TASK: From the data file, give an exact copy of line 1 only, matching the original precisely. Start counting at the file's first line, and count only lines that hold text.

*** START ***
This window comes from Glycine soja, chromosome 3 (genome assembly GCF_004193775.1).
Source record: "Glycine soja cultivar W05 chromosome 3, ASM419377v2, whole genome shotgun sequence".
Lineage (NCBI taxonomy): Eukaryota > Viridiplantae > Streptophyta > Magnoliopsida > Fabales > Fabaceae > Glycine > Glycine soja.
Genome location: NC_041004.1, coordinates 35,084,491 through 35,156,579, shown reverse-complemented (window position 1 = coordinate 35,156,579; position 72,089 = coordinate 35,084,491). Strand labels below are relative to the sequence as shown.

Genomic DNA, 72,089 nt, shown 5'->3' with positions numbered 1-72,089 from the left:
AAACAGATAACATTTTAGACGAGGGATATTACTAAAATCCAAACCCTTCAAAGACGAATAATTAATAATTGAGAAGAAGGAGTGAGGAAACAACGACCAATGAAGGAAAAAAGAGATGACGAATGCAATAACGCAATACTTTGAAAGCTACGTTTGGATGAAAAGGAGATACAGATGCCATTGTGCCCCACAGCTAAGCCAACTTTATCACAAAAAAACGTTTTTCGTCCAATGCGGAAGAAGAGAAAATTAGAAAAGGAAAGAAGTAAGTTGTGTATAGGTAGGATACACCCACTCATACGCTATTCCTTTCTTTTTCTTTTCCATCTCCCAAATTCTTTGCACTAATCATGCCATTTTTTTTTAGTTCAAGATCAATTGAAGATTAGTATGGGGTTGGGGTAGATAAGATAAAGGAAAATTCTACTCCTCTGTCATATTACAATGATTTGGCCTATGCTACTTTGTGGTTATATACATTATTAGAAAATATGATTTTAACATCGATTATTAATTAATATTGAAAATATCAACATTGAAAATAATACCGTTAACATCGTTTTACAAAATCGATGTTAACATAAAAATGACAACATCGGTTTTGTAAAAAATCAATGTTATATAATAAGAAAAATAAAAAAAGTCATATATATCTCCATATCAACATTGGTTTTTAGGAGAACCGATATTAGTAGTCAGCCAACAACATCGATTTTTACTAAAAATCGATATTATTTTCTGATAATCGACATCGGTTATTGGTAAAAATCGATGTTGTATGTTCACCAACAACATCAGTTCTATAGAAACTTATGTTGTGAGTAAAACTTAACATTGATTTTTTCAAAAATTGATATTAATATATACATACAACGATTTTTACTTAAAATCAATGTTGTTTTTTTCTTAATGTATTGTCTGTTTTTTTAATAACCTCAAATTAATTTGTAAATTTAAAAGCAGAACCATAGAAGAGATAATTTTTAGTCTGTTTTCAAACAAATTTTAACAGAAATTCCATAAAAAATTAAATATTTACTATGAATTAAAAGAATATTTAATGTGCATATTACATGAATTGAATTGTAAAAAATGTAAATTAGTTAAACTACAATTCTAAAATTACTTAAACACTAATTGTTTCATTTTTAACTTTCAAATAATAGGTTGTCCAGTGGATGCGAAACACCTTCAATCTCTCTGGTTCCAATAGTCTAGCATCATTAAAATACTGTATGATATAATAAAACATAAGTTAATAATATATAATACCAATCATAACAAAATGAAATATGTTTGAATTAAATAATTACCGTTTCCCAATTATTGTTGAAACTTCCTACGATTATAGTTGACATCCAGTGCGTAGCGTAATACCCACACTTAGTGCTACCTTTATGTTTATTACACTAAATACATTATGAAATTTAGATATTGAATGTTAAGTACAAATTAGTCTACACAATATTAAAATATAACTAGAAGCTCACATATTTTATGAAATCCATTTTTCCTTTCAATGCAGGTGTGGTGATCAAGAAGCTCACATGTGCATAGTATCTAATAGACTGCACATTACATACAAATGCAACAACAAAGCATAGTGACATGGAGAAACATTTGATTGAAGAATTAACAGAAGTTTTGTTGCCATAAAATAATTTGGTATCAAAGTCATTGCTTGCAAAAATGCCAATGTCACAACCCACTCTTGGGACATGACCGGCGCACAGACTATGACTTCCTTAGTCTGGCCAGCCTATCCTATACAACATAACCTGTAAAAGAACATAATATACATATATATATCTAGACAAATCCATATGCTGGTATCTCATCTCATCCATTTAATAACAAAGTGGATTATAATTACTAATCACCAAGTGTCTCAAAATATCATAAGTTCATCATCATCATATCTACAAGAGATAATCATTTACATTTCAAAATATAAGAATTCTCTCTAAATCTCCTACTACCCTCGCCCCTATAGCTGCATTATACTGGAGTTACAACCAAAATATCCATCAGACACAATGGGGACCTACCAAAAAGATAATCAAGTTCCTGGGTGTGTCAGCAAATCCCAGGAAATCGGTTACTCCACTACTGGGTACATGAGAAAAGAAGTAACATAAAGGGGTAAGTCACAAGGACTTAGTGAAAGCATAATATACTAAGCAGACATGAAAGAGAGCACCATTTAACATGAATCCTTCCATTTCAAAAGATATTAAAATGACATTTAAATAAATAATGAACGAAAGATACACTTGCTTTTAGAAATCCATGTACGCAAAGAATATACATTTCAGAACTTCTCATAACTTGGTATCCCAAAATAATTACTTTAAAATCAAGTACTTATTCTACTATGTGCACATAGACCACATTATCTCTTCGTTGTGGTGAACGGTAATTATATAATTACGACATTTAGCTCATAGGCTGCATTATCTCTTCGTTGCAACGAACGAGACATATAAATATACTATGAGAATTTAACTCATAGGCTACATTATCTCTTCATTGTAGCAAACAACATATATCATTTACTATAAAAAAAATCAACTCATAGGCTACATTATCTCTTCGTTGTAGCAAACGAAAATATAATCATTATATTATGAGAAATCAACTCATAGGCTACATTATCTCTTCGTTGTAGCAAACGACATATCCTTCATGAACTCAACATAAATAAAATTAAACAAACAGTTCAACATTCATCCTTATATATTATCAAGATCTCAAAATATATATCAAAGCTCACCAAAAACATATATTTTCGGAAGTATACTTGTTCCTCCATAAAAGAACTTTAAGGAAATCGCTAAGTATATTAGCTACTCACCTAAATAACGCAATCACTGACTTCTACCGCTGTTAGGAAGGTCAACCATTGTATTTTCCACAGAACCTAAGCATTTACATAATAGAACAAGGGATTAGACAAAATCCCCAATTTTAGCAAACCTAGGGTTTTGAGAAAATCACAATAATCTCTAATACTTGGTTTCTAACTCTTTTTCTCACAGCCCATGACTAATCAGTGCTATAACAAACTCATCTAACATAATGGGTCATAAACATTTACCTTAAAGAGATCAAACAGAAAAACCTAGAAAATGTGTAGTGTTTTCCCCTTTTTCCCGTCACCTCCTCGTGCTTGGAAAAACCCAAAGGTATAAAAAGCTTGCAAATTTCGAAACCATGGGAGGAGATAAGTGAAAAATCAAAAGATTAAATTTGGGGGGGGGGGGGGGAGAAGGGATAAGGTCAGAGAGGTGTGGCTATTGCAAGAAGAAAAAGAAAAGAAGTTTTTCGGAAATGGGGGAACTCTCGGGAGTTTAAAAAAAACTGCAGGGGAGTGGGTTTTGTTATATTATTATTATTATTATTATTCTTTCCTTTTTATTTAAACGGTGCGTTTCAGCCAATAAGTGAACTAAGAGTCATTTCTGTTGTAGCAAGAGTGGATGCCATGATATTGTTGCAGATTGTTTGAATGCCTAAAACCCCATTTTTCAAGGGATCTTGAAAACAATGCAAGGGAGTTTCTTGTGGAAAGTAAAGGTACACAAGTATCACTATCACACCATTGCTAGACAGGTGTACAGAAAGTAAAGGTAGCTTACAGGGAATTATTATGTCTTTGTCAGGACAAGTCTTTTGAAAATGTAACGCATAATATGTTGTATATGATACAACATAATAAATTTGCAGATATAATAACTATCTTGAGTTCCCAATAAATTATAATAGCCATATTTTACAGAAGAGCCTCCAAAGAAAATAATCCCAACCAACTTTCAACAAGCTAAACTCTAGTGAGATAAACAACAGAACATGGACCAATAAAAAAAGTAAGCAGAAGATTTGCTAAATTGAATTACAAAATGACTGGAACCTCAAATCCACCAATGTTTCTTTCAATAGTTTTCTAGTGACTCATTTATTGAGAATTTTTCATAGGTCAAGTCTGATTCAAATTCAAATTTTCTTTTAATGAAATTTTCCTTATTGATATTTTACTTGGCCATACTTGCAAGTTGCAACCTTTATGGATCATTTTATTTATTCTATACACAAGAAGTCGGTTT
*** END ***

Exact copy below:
This window comes from Glycine soja, chromosome 3 (genome assembly GCF_004193775.1).